What are the Health Benefits of Garlic?


The world has known about garlic and all its benefits for ages – approximately 500 years. The origins of garlic run deep. Garlic is known to be one of the oldest horticulture crops in the world. In the old world, Egyptian and Indian cultures have used and referenced garlic for thousands of years. In addition to Egyptian and Indian cultures, Chinese and Babylonians have grown garlic just as long. It’s amazing to see garlic last through numerous cultures for centuries and even millennia.  

Traditionally, garlic has been used for more than low sodium seasoning blends. Throughout ancient times, garlic was used as a remedy for stomach issues, worms, respiratory infections, wounds, skin diseases, symptoms of aging, and many other different ailments of the times. However, the use of garlic continued to transform throughout history--through the middle ages all the way to World War II, the use of garlic to treat wounds surfaced repeatedly. It was ground up or sliced and was applied directly to wounds to inhibit the spread of infections. In today’s time, garlic is mainly used in food and provides many different benefits through cuisine. 


Garlic is a mighty vegetable with several health benefits for your body. Garlic is in the onion family, so it’s related to shallots, chives, and leeks. Garlic has a great reputation all over the world; it is used and loved by all cultures and ethnicities–Asian, African North America, Latin American, and European cooking.


According to Medical News Today, garlic is widely used for several conditions linked to the blood system and heart, including atherosclerosis (hardening of the arteries), high cholesterol, heart attack, coronary heart disease, and hypertension. Those potential health benefits are amazing, and you can even use garlic for diabetes symptoms.   Heart health is extremely important and using garlic as part of your cooking routine not only adds great flavors to your dishes, but benefits your heart and health.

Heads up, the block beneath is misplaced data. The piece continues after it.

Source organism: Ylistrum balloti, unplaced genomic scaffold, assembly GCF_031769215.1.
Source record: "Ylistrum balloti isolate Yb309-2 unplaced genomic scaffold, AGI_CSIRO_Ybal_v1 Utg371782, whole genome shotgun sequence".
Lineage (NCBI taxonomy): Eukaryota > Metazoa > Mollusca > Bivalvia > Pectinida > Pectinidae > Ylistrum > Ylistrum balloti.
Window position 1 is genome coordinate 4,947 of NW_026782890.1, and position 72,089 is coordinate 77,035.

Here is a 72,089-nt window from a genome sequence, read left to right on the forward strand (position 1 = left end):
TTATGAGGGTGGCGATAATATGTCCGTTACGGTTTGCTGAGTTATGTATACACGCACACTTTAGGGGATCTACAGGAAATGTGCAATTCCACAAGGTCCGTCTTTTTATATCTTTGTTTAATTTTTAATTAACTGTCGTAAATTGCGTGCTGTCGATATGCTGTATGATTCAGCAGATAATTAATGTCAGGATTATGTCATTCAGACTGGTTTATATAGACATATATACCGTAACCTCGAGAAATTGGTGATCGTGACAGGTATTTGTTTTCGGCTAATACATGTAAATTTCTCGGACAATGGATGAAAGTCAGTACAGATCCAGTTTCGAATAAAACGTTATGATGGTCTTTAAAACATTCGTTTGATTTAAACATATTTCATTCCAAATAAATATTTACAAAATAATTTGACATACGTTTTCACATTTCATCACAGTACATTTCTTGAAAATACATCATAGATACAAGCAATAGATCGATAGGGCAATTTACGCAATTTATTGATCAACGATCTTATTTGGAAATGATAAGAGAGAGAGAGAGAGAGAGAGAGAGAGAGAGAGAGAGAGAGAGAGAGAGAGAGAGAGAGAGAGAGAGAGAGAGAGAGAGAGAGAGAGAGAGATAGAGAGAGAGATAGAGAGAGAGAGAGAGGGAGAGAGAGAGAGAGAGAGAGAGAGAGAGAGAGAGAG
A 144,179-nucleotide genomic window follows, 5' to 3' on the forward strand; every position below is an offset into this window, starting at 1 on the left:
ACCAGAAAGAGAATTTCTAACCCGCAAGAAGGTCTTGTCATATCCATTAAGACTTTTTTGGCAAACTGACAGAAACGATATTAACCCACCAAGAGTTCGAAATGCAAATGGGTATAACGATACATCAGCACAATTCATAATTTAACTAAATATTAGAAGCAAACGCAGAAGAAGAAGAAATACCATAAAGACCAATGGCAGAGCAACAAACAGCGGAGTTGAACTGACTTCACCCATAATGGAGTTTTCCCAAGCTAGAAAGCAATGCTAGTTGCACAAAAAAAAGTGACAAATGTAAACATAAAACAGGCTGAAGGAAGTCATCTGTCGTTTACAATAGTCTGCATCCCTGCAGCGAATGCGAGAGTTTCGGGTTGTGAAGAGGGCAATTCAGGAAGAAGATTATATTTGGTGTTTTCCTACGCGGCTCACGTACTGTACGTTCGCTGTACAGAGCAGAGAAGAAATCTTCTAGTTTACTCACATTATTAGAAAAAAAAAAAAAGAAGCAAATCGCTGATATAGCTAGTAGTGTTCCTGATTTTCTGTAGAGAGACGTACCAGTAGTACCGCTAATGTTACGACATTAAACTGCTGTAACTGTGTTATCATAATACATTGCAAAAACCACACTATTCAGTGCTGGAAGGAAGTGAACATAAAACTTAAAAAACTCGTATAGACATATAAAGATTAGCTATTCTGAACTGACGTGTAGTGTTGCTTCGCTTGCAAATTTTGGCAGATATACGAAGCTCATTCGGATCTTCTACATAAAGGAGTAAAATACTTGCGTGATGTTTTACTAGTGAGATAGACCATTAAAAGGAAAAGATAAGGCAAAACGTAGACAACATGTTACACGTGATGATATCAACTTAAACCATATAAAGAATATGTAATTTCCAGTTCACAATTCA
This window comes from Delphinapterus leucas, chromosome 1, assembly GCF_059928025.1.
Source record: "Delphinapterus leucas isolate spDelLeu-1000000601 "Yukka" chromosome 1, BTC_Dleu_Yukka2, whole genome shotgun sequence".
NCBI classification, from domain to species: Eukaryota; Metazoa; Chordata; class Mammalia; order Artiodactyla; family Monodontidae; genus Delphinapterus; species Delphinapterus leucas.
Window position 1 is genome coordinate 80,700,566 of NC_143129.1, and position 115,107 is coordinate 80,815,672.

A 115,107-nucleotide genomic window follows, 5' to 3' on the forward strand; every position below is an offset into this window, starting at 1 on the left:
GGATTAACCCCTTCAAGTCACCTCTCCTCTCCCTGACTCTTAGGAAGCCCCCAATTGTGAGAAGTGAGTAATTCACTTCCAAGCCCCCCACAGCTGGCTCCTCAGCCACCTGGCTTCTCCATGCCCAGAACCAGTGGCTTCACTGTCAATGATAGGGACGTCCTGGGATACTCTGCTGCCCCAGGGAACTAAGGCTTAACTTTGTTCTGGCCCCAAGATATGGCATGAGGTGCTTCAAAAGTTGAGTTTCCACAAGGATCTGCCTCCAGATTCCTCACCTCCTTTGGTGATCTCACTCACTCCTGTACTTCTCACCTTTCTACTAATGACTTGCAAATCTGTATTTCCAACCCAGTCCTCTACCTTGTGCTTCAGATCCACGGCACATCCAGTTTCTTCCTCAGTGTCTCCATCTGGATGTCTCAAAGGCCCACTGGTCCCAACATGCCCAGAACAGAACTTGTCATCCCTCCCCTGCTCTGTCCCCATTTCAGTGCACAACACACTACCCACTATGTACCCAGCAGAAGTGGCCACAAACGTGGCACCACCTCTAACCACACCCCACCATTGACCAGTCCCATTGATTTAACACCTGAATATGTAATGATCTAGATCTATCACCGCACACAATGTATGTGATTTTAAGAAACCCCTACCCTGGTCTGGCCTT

The most popular forms of garlic use are either raw garlic or garlic powder; however, there are other ways people use garlic. There is garlic butter, roasted garlic, garlic oil, and garlic salt. Lastly, some of the top chefs and restaurants may use dehydrated garlic, but not many people have time or the equipment to put garlic in a dehydrator. 

Garlic powder is one of the low sodium cooking herbs and spices you can use daily and it’s readily available in all stores – everything from your discount store to your premium grocery store. Since garlic has medicinal and healing properties it is a good idea to keep garlic around and fully stocked in your kitchen. Having garlic on hand can be beneficial for the common cold, helping with your blood pressure, and is a great seasoning that provides plenty of flavor. Lastly, garlic can help boost your immune system. 

In addition to garlic powder being available in stores all over, garlic salt can be found in stores and if you need a gourmet garlic salt, you can browse our product collection! Garlic salt is made from salt and garlic powder, which is very nutritious since it consists of many minerals and vitamins. Garlic salt is an anti-inflammatory agent that helps in treating disorders related to inflammation. Garlic salt is very rich in dietary fiber, which is a bulking agent that helps in moving along the digestive tract.

In conclusion, people have been using garlic for ages – using it in food and as a medicine. Garlic medicinal benefits are plentiful. Based on how many people use garlic and the different ways they use it, the current trends project the use of garlic to continue to expand. With its one of a kind flavor palette, chefs all over the world have been inspired to create creative dishes, and herbalists have been inspired to create remedies for many different medical conditions. Garlic is flexible, adaptable, and most importantly it's delicious!